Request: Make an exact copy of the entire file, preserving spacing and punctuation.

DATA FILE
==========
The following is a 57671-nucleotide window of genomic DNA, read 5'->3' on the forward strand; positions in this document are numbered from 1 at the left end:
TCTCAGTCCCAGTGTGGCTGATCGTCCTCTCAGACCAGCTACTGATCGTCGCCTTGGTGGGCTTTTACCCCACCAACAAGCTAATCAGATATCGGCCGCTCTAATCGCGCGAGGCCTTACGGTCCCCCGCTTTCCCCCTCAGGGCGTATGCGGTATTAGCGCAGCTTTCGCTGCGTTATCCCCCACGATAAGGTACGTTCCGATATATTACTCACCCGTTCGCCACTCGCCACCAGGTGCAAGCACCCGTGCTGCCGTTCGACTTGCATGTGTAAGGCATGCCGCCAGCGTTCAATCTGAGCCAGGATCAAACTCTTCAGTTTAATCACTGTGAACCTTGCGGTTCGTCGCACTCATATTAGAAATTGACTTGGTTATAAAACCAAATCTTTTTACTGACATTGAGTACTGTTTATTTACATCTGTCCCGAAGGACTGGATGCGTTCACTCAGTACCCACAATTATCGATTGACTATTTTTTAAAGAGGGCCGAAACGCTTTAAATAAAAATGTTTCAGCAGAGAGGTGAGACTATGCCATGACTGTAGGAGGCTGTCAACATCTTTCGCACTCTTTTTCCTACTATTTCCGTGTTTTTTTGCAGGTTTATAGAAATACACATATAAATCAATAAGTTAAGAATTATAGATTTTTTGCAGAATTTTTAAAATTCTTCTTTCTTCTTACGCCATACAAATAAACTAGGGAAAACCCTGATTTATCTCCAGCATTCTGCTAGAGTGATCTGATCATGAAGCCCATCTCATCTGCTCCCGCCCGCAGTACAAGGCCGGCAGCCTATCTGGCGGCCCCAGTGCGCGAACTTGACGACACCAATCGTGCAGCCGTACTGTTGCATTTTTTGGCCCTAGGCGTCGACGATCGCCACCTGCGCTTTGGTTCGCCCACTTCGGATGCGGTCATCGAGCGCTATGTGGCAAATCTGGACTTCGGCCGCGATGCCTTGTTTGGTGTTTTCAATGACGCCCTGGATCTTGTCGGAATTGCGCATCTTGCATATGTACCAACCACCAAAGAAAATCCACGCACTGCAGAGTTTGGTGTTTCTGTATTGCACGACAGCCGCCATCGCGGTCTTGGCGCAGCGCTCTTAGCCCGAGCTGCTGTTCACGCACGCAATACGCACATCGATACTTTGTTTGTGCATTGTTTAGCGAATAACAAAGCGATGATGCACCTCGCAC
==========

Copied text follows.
The following is a 57671-nucleotide window of genomic DNA, read 5'->3' on the forward strand; positions in this document are numbered from 1 at the left end:
TCTCAGTCCCAGTGTGGCTGATCGTCCTCTCAGACCAGCTACTGATCGTCGCCTTGGTGGGCTTTTACCCCACCAACAAGCTAATCAGATATCGGCCGCTCTAATCGCGCGAGGCCTTACGGTCCCCCGCTTTCCCCCTCAGGGCGTATGCGGTATTAGCGCAGCTTTCGCTGCGTTATCCCCCACGATAAGGTACGTTCCGATATATTACTCACCCGTTCGCCACTCGCCACCAGGTGCAAGCACCCGTGCTGCCGTTCGACTTGCATGTGTAAGGCATGCCGCCAGCGTTCAATCTGAGCCAGGATCAAACTCTTCAGTTTAATCACTGTGAACCTTGCGGTTCGTCGCACTCATATTAGAAATTGACTTGGTTATAAAACCAAATCTTTTTACTGACATTGAGTACTGTTTATTTACATCTGTCCCGAAGGACTGGATGCGTTCACTCAGTACCCACAATTATCGATTGACTATTTTTTAAAGAGGGCCGAAACGCTTTAAATAAAAATGTTTCAGCAGAGAGGTGAGACTATGCCATGACTGTAGGAGGCTGTCAACATCTTTCGCACTCTTTTTCCTACTATTTCCGTGTTTTTTTGCAGGTTTATAGAAATACACATATAAATCAATAAGTTAAGAATTATAGATTTTTTGCAGAATTTTTAAAATTCTTCTTTCTTCTTACGCCATACAAATAAACTAGGGAAAACCCTGATTTATCTCCAGCATTCTGCTAGAGTGATCTGATCATGAAGCCCATCTCATCTGCTCCCGCCCGCAGTACAAGGCCGGCAGCCTATCTGGCGGCCCCAGTGCGCGAACTTGACGACACCAATCGTGCAGCCGTACTGTTGCATTTTTTGGCCCTAGGCGTCGACGATCGCCACCTGCGCTTTGGTTCGCCCACTTCGGATGCGGTCATCGAGCGCTATGTGGCAAATCTGGACTTCGGCCGCGATGCCTTGTTTGGTGTTTTCAATGACGCCCTGGATCTTGTCGGAATTGCGCATCTTGCATATGTACCAACCACCAAAGAAAATCCACGCACTGCAGAGTTTGGTGTTTCTGTATTGCACGACAGCCGCCATCGCGGTCTTGGCGCAGCGCTCTTAGCCCGAGCTGCTGTTCACGCACGCAATACGCACATCGATACTTTGTTTGTGCATTGTTTAGCGAATAACAAAGCGATGATGCACCTCGCAC